U.S. August Trade Deficit Narrowed More Than Forecast


The U.S. trade deficit narrowed more than forecast in August as exports climbed to a record for a sixth consecutive month.

The gap shrank 2.4 percent to $57.6 billion, the smallest since January, from a revised $59 billion in July, the Commerce Department said today in Washington.

Foreign companies, benefiting from growing demand and a weaker dollar that's made American goods less expensive, have been snapping up Boeing Co. aircraft and General Electric Co. turbines. Rising exports will help keep the economy from falling into recession even as the housing slump persists.

``The dollar is continuing to decline, which is giving a huge boost to competitiveness,'' Nigel Gault, chief U.S. economist at Global Insight Inc. in Lexington, Massachusetts, said before the report. ``There is going to be a big contribution to overall growth'' in the third quarter.

Economists had forecast the deficit would narrow to $59 billion, from a previously reported $59.2 billion in July, according to the median of 74 forecasts in a Bloomberg News survey. Estimates ranged from $57 billion to $62.3 billion.

Prices of goods imported into the U.S. rose 1 percent in September as costs for oil shipped from overseas jumped to a record, a Labor Department report also showed. Prices excluding oil fell 0.2 percent, the biggest drop since October 2006.

Fewer Claims

A separate report from Labor showed the number of workers filing first-time claims for unemployment benefits declined more than forecast to 308,000 last week.

The trade report showed exports rose 0.4 percent to $138.3 billion, led by demand for food and industrial supplies such as cotton and metals. Imports fell 0.4 percent, the first decline since April, to $195.9 billion.

A jump in petroleum costs prevented imports from dropping even more in August. Petroleum import prices rose to a record $68.09 a barrel.

Rising oil prices may keep the trade imbalance from shrinking in coming months. Crude oil futures reached a record close of $83.32 on the New York Mercantile Exchange on Sept. 20 and have remained near that level since.

The government excludes the effect of prices on trade when calculating its impact on economic growth. On that basis, the gap shrank to $52 billion, the smallest since February 2004.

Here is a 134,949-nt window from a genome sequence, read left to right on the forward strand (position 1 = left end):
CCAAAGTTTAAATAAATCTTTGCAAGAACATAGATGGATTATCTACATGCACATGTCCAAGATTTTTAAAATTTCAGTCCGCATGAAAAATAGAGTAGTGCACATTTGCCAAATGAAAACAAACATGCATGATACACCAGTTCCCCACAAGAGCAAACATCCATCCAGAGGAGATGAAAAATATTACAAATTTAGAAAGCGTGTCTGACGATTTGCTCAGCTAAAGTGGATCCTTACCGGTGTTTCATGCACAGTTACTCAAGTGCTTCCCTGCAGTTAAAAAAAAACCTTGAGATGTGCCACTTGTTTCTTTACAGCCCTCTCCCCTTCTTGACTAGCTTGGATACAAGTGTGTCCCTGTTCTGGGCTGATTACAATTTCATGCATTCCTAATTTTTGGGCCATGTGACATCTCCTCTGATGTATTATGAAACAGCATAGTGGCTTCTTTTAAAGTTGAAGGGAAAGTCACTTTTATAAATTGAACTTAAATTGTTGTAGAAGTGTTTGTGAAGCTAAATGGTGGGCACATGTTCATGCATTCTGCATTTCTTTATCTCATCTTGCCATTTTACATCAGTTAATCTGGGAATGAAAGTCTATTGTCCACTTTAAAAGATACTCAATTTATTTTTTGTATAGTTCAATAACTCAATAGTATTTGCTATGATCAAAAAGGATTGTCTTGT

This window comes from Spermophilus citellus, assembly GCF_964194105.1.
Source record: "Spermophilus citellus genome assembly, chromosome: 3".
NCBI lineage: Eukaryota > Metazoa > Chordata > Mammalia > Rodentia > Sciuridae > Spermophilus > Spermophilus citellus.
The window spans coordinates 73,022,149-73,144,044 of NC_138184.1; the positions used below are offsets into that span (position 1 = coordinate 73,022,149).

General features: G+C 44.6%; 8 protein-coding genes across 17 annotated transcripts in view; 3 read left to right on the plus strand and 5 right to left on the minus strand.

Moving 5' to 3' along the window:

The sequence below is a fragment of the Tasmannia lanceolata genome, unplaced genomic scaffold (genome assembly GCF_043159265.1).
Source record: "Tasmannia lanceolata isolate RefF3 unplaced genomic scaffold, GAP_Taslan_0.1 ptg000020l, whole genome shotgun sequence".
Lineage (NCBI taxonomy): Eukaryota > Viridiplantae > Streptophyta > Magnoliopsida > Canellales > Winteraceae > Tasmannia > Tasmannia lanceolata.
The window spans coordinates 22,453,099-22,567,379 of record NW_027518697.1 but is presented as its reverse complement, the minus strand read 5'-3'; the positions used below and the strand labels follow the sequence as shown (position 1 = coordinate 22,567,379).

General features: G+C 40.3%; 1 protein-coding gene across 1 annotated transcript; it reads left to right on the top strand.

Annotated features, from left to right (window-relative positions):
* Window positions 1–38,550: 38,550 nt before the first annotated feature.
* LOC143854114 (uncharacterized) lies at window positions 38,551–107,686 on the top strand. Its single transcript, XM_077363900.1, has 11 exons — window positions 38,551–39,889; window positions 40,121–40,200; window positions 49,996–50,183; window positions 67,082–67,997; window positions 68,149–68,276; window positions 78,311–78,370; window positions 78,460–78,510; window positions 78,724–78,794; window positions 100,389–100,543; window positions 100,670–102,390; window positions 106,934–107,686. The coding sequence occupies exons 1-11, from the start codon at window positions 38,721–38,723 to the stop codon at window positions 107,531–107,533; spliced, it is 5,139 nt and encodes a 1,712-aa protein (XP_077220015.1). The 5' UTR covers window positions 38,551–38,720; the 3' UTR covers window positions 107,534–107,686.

Trade's Contribution

The U.S. is scheduled to release its advance estimate of third-quarter growth on Oct. 31. Net exports added 1.32 percentage points, the most in more than a decade, to the second-quarter's 3.8 percent growth rate.

A weaker dollar is supporting exports by making U.S. goods cheaper abroad. The dollar is down more than 10 percent since the beginning of 2006 against a basket of currencies of major trading partners, according to Federal Reserve figures.

Also, growth in other countries is outpacing that of the U.S. The economy in countries that use the euro expanded 2.5 percent in the year ended in June, and China grew 12 percent, compared with a 1.9 percent increase in the U.S.

``International is a great opportunity for us,'' NCR Corp. Chief Executive Officer Bill Nuti said in an interview Sept. 26.

NCR will focus on boosting overseas sales of products such as self-service grocery checkout machines, Nuti said.

GE Turbines

GE, the world's biggest maker of turbines for power plants, said Oct. 8 it will supply six gas-turbine generators and related services to Electricitie de France SA, an agreement valued at more than $750 million. The Fairfield, Connecticut-based company projects revenue from outside the U.S. will increase to $130 billion by 2010, from $80 billion in 2006.

A cheaper dollar may also be boosting gains in tourism to the U.S. The nation's surplus in services grew to a record $9 billion in August mainly reflecting an increase in travel.

The trade deficit with China, the second-largest U.S. trading partner behind Canada, narrowed 5.4 percent to $22.5 billion in August as American companies exported a record $5.9 billion worth of goods.<...


Bloomberg
10/11/2007 6:12:25 AM